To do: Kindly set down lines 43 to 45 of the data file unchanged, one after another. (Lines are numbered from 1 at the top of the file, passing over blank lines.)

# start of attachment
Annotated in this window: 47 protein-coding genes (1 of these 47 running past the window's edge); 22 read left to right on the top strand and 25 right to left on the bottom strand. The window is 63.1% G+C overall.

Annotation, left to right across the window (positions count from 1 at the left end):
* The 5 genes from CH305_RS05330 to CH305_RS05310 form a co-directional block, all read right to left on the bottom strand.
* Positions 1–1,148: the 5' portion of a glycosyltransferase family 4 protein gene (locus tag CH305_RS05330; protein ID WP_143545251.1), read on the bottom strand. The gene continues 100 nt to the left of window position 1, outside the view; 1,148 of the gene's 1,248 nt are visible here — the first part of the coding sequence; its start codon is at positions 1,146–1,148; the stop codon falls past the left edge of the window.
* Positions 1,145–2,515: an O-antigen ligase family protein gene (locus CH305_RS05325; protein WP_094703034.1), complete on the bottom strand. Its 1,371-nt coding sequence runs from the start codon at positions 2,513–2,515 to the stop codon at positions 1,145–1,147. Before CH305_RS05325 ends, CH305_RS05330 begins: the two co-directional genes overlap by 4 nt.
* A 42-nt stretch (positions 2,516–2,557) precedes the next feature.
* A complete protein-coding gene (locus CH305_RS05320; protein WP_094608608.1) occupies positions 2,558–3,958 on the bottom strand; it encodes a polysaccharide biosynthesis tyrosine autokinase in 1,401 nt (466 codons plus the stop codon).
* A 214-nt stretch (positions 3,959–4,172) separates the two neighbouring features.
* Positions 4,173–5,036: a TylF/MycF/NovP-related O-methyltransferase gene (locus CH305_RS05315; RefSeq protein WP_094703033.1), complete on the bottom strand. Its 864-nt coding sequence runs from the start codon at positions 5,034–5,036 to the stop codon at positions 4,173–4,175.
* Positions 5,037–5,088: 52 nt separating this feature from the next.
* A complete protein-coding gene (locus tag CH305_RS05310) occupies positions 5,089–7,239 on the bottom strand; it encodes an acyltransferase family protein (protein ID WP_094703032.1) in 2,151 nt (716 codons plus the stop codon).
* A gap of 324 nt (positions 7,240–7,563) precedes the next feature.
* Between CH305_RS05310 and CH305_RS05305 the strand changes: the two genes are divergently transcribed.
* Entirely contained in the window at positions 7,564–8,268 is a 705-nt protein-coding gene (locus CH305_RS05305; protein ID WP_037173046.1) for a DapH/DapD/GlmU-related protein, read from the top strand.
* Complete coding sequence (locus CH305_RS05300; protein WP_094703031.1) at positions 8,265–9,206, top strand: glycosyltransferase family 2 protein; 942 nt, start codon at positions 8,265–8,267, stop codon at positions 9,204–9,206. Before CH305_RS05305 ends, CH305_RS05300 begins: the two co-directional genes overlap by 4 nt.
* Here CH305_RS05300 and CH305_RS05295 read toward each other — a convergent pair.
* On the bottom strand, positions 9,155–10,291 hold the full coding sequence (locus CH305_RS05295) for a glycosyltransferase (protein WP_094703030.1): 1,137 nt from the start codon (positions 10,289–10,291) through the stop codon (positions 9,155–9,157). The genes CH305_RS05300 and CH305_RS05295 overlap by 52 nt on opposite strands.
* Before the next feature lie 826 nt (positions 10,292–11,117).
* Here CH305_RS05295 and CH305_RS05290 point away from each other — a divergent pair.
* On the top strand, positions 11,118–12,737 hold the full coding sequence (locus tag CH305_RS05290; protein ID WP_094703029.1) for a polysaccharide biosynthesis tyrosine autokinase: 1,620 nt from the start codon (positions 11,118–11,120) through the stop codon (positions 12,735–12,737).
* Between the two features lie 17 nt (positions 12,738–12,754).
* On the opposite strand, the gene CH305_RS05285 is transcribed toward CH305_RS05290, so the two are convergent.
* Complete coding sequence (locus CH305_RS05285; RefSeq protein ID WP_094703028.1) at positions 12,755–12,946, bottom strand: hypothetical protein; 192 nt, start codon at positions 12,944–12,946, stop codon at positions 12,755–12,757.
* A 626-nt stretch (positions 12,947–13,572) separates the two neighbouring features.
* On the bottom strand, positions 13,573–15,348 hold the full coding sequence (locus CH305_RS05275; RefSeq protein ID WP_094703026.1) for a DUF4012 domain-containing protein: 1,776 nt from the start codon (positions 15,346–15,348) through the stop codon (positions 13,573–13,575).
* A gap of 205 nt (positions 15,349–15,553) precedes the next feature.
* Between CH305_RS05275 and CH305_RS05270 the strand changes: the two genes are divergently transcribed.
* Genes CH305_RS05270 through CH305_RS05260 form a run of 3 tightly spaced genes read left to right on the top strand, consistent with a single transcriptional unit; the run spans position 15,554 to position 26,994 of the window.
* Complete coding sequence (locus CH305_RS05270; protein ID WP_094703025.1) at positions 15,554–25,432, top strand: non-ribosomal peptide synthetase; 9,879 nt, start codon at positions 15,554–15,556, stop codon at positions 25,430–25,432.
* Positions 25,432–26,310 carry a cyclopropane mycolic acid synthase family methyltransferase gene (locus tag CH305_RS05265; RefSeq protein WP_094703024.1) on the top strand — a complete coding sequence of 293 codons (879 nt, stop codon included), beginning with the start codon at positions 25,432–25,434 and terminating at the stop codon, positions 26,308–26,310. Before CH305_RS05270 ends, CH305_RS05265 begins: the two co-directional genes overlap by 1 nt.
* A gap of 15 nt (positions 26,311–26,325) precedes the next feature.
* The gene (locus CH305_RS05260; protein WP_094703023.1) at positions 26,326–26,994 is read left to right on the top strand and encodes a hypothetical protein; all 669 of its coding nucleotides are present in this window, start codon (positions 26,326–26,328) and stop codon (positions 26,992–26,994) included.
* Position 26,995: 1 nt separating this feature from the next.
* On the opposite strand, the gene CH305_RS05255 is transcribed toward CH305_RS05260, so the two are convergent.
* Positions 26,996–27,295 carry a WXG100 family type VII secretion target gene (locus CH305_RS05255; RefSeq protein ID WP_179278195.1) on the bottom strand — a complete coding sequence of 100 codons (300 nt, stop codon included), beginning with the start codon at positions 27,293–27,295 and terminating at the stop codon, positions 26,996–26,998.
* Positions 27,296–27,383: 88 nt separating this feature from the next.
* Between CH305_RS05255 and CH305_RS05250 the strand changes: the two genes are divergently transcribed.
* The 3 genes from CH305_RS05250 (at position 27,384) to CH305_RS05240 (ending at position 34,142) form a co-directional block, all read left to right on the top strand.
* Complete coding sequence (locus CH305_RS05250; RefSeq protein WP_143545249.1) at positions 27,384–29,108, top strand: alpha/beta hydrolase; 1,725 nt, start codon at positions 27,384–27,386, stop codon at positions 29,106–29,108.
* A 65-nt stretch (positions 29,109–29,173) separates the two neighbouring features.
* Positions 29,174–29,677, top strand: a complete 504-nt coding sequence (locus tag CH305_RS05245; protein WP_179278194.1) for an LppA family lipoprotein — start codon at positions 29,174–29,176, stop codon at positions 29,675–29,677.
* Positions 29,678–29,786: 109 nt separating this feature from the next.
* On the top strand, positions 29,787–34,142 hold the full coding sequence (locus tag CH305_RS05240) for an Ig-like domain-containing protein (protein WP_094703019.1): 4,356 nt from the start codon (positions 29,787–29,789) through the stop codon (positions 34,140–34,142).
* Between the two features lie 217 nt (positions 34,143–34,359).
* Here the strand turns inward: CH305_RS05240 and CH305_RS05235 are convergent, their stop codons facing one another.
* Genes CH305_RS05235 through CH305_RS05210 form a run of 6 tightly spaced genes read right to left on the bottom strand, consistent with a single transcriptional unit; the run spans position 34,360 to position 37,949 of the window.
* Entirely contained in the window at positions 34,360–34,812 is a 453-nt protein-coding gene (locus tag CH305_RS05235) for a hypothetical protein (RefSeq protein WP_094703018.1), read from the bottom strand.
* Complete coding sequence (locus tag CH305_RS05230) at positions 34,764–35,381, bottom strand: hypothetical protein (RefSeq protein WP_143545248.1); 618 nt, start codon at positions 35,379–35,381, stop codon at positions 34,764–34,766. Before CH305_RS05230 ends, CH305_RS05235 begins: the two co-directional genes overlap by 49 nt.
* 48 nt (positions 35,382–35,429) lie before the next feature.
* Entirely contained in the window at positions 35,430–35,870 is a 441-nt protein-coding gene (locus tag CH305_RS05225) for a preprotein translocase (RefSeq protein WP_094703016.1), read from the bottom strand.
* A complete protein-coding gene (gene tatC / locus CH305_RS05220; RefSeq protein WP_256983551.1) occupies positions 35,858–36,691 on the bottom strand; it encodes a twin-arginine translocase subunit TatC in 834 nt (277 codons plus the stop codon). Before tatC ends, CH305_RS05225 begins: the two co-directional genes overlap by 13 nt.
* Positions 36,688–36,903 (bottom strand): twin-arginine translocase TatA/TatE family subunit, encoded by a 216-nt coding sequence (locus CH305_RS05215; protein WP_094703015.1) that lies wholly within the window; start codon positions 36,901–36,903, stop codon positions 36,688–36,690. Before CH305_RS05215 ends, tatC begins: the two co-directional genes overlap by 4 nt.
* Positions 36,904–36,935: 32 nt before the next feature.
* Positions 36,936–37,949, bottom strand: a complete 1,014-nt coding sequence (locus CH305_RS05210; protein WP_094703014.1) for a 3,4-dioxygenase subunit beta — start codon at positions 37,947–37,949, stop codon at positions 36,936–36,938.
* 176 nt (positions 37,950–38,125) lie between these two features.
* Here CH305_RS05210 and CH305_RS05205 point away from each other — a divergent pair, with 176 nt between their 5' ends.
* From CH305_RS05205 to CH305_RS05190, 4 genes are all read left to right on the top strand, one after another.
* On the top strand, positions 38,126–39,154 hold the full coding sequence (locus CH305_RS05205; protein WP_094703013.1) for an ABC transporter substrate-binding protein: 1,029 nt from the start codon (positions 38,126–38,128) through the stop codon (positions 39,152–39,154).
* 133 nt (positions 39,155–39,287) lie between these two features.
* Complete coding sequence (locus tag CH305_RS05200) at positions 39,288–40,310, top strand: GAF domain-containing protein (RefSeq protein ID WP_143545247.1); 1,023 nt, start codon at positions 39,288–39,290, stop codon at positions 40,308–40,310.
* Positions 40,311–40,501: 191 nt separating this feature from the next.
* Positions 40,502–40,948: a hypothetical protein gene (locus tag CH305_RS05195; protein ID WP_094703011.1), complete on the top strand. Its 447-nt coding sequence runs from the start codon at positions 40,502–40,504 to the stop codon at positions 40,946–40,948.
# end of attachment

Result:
* On the top strand, positions 29,787–34,142 hold the full coding sequence (locus tag CH305_RS05240) for an Ig-like domain-containing protein (protein WP_094703019.1): 4,356 nt from the start codon (positions 29,787–29,789) through the stop codon (positions 34,140–34,142).
* Between the two features lie 217 nt (positions 34,143–34,359).
* Here the strand turns inward: CH305_RS05240 and CH305_RS05235 are convergent, their stop codons facing one another.